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SAIL, Tata Steel ties strained over Metaljunction portal

Ambarish Mukherjee

New Delhi , June 25

TENSION seems to be brewing up between the two largest steel producers in the country, namely, the Steel Authority of India Ltd (SAIL) and Tata Steel , over their Internet joint venture - Metaljunction Private Ltd - a steel-trading portal.

The two big players of the Indian steel industry seem to be headed for a showdown over one company accessing market sensitive data of the other company through the joint venture.

Metaljunction is a 50:50 joint venture between SAIL and Tata Steel. The company runs the steel-trading portal called

The portal sells steel for the two promoter companies and also helps source all centrally procured raw materials for SAIL such as limestone, dolomite and ferro alloys.

SAIL officials told Business Line, "We are paying one per cent of the sale value to metaljunction as commission whereas the industry rate is 0.5 per cent. But still we often have the feeling that we should have got a better price."

Senior SAIL officials said, "Some of our officials had joined metaljunction on lien. But they didn't find the working environment proper and so have come back to SAIL."

The main concern of SAIL is that "Tata officials working on lien with metaljunction are having access to SAIL's sensitive marketing data which we are afraid could be used by the private sector company to poach our customers."

This sensitive marketing information include list of SAIL customers, their demand potential as well as the actual realised price at which the last deal was made.

This realised price, according to SAIL officials, is sensitive information.

"Recently, around six months back, there was a question in Parliament seeking information on SAIL's actual price realisation for various products for the past three years. The Ministry of Steel had refused to disclose the data even to Parliament on grounds that these are market sensitive information for the company and could not be disclosed. But metal junction organises reverse auctions and so has our data," SAIL officials said.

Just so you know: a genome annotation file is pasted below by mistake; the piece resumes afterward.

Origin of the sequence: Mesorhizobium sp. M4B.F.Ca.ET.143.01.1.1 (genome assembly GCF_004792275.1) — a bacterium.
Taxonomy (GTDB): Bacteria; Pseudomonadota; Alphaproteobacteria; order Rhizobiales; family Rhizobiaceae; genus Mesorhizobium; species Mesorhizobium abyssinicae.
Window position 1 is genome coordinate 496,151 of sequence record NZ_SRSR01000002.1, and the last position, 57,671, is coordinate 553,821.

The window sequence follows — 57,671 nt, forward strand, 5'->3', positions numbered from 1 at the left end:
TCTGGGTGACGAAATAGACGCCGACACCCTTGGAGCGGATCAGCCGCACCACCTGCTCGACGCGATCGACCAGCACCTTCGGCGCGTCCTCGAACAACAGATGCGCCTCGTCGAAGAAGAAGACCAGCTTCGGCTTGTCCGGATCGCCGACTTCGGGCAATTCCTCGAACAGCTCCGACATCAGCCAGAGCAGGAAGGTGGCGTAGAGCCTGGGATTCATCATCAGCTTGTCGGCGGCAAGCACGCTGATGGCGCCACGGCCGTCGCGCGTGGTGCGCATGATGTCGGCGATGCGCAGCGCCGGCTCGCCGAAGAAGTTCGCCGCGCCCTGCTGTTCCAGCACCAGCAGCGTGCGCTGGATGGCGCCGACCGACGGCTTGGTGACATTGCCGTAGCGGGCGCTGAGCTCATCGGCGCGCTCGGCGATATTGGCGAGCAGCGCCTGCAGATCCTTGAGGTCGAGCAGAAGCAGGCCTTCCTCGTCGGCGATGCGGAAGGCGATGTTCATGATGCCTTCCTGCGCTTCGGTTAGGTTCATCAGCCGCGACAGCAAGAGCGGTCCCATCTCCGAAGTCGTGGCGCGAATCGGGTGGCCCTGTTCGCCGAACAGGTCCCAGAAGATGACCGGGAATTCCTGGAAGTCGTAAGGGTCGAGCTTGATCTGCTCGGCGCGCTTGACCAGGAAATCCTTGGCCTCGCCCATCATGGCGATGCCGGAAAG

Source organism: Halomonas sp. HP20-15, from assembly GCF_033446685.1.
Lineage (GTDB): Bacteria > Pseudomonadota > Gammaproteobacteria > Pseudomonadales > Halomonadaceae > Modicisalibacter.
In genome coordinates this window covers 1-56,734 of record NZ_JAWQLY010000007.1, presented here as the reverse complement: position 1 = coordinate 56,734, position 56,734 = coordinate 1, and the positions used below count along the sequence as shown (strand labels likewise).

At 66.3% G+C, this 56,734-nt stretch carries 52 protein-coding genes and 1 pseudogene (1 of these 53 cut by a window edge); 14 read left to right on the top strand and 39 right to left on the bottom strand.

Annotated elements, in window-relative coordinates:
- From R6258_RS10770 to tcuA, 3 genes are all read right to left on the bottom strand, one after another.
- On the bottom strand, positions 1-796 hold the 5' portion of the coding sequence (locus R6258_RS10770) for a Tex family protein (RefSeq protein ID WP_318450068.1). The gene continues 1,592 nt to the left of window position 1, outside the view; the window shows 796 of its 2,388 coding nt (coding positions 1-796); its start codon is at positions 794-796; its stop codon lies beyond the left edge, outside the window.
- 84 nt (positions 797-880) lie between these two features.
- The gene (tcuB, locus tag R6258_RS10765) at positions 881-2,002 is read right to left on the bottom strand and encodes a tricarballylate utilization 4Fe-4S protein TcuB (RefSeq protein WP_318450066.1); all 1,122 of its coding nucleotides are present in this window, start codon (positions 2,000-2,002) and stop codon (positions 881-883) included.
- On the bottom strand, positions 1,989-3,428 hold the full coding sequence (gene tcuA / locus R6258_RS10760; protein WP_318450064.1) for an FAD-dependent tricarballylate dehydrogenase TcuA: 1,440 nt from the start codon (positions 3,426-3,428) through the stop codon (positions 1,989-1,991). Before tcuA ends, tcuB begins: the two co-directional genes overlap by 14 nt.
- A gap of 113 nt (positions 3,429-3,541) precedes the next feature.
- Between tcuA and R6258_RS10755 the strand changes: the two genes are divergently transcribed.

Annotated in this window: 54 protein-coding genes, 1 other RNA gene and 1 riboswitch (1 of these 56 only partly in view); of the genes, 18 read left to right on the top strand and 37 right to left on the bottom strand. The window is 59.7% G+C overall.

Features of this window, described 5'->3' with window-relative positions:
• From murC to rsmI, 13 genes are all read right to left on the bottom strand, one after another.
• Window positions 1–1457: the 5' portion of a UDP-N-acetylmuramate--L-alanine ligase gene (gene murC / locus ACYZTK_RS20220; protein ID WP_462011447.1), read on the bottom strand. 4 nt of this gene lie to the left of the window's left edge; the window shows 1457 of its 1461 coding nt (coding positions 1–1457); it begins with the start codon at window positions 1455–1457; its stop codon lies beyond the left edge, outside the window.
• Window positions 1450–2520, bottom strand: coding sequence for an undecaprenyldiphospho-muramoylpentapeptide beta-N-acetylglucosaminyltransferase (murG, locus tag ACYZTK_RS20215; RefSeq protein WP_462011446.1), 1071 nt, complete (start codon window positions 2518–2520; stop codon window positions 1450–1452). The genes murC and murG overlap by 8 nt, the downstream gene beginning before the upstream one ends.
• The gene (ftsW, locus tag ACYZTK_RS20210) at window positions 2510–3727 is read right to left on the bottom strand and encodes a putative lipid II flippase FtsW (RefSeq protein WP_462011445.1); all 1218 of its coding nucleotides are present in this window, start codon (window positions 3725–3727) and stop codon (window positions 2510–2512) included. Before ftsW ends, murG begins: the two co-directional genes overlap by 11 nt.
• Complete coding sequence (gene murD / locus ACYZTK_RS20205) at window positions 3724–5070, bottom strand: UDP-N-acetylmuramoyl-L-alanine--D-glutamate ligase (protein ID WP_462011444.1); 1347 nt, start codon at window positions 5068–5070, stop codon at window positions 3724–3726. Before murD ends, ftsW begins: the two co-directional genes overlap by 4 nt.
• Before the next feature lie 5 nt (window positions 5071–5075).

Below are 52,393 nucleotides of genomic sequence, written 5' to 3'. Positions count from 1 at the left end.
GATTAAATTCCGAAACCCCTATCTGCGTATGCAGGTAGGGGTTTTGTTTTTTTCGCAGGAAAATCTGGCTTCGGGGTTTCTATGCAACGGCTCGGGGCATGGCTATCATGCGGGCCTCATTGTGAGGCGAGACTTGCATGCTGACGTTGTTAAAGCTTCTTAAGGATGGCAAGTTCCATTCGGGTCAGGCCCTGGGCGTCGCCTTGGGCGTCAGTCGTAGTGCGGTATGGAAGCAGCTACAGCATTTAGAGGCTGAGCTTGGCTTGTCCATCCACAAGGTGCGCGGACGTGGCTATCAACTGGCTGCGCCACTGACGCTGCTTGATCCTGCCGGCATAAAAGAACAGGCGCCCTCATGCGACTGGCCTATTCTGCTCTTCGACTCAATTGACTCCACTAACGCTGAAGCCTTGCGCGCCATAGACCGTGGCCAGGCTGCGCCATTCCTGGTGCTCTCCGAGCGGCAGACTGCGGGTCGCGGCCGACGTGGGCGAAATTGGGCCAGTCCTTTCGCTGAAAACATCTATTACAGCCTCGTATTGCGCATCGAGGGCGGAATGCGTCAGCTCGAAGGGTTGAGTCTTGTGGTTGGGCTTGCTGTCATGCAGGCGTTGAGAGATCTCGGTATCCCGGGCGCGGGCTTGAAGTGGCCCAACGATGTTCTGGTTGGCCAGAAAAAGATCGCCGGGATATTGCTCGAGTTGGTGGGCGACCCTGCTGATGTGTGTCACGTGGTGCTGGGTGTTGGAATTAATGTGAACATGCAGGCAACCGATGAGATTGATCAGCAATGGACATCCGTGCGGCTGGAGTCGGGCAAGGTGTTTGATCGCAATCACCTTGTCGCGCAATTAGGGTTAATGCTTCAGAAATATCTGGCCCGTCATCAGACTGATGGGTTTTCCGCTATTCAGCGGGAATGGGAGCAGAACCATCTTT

SAIL, officials said, had already taken up the issue with metaljunction which has stated that whatever information SAIL is providing to metaljunction is the latter's property and no such sharing of information is taking place.

In spite of this, senior SAIL officials say, "there are good reasons to be apprehensive. But it could be difficult to prove but various circumstantial evidence can be spotted."

They cite a number of examples where buyers have complained that their bids came up in reverse auctions organised by metaljunction in which they have not actually participated.

"Metaljunction people have come up with the explanation that some employees may have used the participants' password for which the company is not involved." When contacted, metaljunction spokesman, Mr Linus Lobo, said, "Our clients do not give us any data other than a catalogue of materials which they would like us to sell. Most of the materials that they offer to sell are secondary materials bunched into lots and sold on an as is where is basis. These catalogues are in the public domain."

SAIL officials, however, insisted that various clients' data have been provided to metaljunction in the initial days. These data are still with them, he said.

On the issue of confidentiality of information, Mr Lobo said, "Metaljunction recognises that this maybe an area of concern not only as far as our first clients were concerned (SAIL & Tata Steel) but also new clients that we plan to work with in the future. Incidentally today our client list sans our promoters is in double digits and growing."

He also said that executives in metaljunction have no access to information related to clients other than those they serve and they also do not have access to operational data which is the sole preserve of the operations group.

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